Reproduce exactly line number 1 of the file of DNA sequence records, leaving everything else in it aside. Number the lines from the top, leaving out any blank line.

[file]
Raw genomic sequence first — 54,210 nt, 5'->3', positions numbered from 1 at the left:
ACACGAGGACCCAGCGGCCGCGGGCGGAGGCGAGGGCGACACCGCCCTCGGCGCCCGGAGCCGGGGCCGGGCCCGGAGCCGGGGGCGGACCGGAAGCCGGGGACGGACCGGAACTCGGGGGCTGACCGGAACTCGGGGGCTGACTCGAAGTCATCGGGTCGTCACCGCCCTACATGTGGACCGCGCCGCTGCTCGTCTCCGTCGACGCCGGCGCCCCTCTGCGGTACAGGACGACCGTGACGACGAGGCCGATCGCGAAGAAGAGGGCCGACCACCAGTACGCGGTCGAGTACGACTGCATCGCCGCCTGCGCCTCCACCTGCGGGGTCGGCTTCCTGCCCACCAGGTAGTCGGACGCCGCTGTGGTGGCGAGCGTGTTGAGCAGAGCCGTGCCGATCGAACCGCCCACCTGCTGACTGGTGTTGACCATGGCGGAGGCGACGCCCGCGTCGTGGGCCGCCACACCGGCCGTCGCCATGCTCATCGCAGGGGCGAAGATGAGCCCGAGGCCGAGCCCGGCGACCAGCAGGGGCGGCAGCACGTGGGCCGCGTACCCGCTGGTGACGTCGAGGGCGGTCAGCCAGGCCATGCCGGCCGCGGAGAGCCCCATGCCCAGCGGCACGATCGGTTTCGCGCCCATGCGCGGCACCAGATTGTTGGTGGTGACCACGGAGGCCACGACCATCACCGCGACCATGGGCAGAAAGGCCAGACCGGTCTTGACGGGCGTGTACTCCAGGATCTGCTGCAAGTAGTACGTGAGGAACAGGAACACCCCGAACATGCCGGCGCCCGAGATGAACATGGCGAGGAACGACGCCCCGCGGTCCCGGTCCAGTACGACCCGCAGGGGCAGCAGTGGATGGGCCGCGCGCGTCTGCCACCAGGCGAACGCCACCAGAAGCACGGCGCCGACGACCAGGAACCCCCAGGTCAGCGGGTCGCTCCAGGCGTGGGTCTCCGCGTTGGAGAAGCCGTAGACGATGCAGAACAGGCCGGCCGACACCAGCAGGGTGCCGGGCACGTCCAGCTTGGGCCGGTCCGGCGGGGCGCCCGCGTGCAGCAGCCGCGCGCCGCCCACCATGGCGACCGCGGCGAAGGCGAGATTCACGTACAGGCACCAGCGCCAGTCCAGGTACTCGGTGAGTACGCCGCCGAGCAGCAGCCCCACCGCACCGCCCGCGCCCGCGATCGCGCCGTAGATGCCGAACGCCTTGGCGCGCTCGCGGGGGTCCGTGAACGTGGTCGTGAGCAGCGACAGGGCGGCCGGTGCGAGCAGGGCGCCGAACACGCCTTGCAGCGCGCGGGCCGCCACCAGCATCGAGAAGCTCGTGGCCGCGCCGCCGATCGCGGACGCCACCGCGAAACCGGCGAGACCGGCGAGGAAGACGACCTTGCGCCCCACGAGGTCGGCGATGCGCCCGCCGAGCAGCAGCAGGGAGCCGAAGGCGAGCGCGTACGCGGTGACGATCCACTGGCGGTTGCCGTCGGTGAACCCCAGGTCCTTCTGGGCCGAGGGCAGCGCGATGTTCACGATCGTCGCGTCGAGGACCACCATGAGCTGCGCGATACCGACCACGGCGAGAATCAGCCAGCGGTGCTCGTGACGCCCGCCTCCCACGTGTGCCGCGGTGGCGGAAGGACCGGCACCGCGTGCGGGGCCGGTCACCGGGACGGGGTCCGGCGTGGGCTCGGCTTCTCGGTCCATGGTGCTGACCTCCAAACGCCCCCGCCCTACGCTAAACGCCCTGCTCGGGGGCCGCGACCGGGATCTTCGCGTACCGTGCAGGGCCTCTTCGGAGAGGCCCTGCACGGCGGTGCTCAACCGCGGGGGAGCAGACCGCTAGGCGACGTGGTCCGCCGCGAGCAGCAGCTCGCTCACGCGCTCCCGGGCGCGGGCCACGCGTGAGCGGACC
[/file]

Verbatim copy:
Raw genomic sequence first — 54,210 nt, 5'->3', positions numbered from 1 at the left: